Boeing’s 737 MAX 7 takes a hit from Southwest

Southwest Airlines Max 7 - 737 Artwork by Boeing

The 737 MAX 7 is not particularly popular and today’s announcement by Southwest likely won’t help. Just hours after the second 737 MAX 7 fuselage arrived in the Seattle-area for its spot on the assembly line the type got some bad news. Some 23 of the type scheduled for delivery to Southwest Airlines in 2019-2020 are being pushed out 4 years. At the same time, Southwest announced that it will take more MAX 8 aircraft in 2019-2020.

Southwest also is increasing its fleet investment with its longtime business partner, Boeing, to support future growth opportunities and fleet modernization at favorable economics. The Company exercised 40 Boeing 737 MAX 8 options for 15 firm orders in 2019 and 25 firm orders in 2020, and deferred 23 Boeing 737 MAX 7 firm orders from 2019 through 2021 to 12 firm orders in 2023 and 11 firm orders in 2024. The Company’s 2018 available seat mile growth plans remain unchanged.

Southwest is the largest 737 MAX 7 customer and one of scant few airlines committed to the type. Only WestJet joins it with a significant (20+) airframe order and Boeing has fewer than 60 total orders on its books. Compared to the 4,000+ total 737 MAX aircraft committed that’s a tiny number for the type. It also raises further questions about Boeing’s competitive position with Bombardier with the CSeries. Even with only 300ish aircraft ordered (and some of those, like the 40 for Republic, are unlikely to be delivered) the CSeries is beating the 737 MAX 7 handily in the 100-150 seat market.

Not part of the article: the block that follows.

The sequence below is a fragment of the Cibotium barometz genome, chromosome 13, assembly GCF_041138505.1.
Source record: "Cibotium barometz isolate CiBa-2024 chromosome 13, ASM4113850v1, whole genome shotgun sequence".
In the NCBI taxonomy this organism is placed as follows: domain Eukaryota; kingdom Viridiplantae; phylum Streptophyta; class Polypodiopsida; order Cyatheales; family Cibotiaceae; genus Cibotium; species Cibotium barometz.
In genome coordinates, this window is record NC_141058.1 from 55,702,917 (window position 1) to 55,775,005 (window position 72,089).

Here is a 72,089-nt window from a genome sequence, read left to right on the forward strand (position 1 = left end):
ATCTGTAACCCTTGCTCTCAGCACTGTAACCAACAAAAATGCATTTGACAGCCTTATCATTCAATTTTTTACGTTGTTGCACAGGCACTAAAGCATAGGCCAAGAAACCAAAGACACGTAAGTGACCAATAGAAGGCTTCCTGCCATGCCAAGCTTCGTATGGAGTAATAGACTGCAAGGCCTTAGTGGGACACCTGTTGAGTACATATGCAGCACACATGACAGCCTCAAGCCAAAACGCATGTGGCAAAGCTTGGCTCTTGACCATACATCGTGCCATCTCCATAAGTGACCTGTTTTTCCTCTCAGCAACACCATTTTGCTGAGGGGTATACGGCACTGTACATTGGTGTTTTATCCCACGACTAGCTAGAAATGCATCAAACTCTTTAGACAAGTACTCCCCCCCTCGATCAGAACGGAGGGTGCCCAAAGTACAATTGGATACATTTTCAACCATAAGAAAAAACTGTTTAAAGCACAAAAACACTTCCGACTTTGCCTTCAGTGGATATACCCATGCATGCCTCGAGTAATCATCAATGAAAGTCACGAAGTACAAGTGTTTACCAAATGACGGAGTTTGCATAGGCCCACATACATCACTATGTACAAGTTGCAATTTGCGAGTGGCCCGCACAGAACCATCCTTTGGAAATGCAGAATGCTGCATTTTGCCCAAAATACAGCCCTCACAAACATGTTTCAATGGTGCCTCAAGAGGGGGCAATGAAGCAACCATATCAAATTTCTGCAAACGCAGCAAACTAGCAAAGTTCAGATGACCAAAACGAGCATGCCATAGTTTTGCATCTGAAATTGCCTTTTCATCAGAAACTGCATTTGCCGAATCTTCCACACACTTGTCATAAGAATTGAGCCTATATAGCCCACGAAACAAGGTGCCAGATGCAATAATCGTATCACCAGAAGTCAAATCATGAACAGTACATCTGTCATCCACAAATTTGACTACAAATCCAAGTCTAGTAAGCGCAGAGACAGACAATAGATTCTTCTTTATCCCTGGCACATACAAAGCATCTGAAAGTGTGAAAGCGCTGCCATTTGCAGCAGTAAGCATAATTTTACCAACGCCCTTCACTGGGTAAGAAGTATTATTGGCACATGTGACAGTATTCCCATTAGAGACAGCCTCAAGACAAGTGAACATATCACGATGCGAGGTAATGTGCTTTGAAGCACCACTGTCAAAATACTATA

Read More: Bombardier, Delta lose in Boeing subsidy claims case

Of course, that 50-seat range is a big part of the legal battle between Boeing and Bombardier right now. Boeing sees its now 138-seat version of the MAX7 (it was stretched 2 years ago to add an extra 2 rows/12 seats) as competing directly with the 110-seat CS100. That’s a tough position to support in many ways. Thus far, however, Boeing proved successful in defending that position at various hearings. Bombardier faces a ~300% tariff on the type for US sales assuming the ruling expected in February is against the company.

Header image: Southwest 737 MAX 7 rendering from Boeing

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Seth Miller

I'm Seth, also known as the Wandering Aramean. I was bit by the travel bug 30 years ago and there's no sign of a cure. I fly ~200,000 miles annually; these are my stories. You can connect with me on Twitter, Facebook, and LinkedIn.


  1. Maybe Boeing will just kill off the Max 7. With so low orders it seem to be the common sense thing to do.

  2. yea not overly surprisingly. the writing has already been on the wall for quite some time for both 7-max as well as 319neo (still hanging by the thread). And for that exact reason, both Airbus and Boeing are so afraid of the E2 and C-Series for their potential, and have decided to essentially gobble them up before either becomes too much of an actual threat. Bombardier had to sell to Airbus just for survival but I don’t see why Embraer necessarily should give themselves away.

    and speaking of E-jets, it really highlights how ridiculous the US airline system is in which pilots control what planes the airline could order (via arduous scope clauses) instead of letting the plane that best fits the route and mission profile win (case in point – the E195 proliferates globally except in the US). Same thing with the seating configs on the E75’s – none of them is putting 9F there out of the kindness of their hearts, but merely a stupid scope clause restriction that makes that plane mainline if you switch the 3rd row of 3 F into 4 Y seats.

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